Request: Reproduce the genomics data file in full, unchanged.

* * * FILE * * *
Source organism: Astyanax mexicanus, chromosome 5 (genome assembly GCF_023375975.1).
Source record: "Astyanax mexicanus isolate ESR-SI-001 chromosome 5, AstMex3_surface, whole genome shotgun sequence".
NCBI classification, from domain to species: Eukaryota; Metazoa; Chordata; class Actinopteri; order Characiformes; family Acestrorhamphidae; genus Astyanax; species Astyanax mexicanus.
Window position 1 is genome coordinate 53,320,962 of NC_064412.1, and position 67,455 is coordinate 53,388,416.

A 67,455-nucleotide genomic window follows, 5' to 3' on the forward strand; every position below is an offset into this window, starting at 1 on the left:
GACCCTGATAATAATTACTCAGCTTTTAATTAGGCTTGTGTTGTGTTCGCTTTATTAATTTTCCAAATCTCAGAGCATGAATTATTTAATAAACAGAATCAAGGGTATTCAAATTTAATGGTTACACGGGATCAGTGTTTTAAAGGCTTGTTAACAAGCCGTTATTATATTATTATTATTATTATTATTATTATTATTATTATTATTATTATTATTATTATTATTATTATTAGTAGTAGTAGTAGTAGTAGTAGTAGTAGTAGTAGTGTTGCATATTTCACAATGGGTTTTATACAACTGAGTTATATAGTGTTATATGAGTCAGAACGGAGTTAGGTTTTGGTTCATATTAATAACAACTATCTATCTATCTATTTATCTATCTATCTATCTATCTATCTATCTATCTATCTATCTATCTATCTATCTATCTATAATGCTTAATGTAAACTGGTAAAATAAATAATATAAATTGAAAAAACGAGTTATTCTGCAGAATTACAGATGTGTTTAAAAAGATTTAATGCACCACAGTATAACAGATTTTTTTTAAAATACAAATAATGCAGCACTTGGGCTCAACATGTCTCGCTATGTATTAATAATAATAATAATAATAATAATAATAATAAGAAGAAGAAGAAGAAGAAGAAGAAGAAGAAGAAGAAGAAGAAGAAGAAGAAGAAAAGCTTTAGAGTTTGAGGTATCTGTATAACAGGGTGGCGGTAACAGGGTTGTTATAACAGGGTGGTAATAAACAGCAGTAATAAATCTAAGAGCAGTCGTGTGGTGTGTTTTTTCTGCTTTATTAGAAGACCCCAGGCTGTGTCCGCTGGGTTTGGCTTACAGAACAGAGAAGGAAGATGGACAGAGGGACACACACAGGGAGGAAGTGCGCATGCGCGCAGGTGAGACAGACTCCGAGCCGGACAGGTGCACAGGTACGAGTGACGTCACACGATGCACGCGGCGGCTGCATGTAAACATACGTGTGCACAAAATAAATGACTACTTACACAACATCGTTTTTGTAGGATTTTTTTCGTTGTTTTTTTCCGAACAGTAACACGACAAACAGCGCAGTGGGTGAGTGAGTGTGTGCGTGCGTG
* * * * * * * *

Source organism: Astyanax mexicanus, chromosome 5 (genome assembly GCF_023375975.1).
Source record: "Astyanax mexicanus isolate ESR-SI-001 chromosome 5, AstMex3_surface, whole genome shotgun sequence".
NCBI classification, from domain to species: Eukaryota; Metazoa; Chordata; class Actinopteri; order Characiformes; family Acestrorhamphidae; genus Astyanax; species Astyanax mexicanus.
Window position 1 is genome coordinate 53,320,962 of NC_064412.1, and position 67,455 is coordinate 53,388,416.

A 67,455-nucleotide genomic window follows, 5' to 3' on the forward strand; every position below is an offset into this window, starting at 1 on the left:
GACCCTGATAATAATTACTCAGCTTTTAATTAGGCTTGTGTTGTGTTCGCTTTATTAATTTTCCAAATCTCAGAGCATGAATTATTTAATAAACAGAATCAAGGGTATTCAAATTTAATGGTTACACGGGATCAGTGTTTTAAAGGCTTGTTAACAAGCCGTTATTATATTATTATTATTATTATTATTATTATTATTATTATTATTATTATTATTATTATTATTATTATTAGTAGTAGTAGTAGTAGTAGTAGTAGTAGTAGTAGTGTTGCATATTTCACAATGGGTTTTATACAACTGAGTTATATAGTGTTATATGAGTCAGAACGGAGTTAGGTTTTGGTTCATATTAATAACAACTATCTATCTATCTATTTATCTATCTATCTATCTATCTATCTATCTATCTATCTATCTATCTATCTATCTATCTATAATGCTTAATGTAAACTGGTAAAATAAATAATATAAATTGAAAAAACGAGTTATTCTGCAGAATTACAGATGTGTTTAAAAAGATTTAATGCACCACAGTATAACAGATTTTTTTTAAAATACAAATAATGCAGCACTTGGGCTCAACATGTCTCGCTATGTATTAATAATAATAATAATAATAATAATAATAATAAGAAGAAGAAGAAGAAGAAGAAGAAGAAGAAGAAGAAGAAGAAGAAGAAGAAGAAAAGCTTTAGAGTTTGAGGTATCTGTATAACAGGGTGGCGGTAACAGGGTTGTTATAACAGGGTGGTAATAAACAGCAGTAATAAATCTAAGAGCAGTCGTGTGGTGTGTTTTTTCTGCTTTATTAGAAGACCCCAGGCTGTGTCCGCTGGGTTTGGCTTACAGAACAGAGAAGGAAGATGGACAGAGGGACACACACAGGGAGGAAGTGCGCATGCGCGCAGGTGAGACAGACTCCGAGCCGGACAGGTGCACAGGTACGAGTGACGTCACACGATGCACGCGGCGGCTGCATGTAAACATACGTGTGCACAAAATAAATGACTACTTACACAACATCGTTTTTGTAGGATTTTTTTCGTTGTTTTTTTCCGAACAGTAACACGACAAACAGCGCAGTGGGTGAGTGAGTGTGTGCGTGCGTG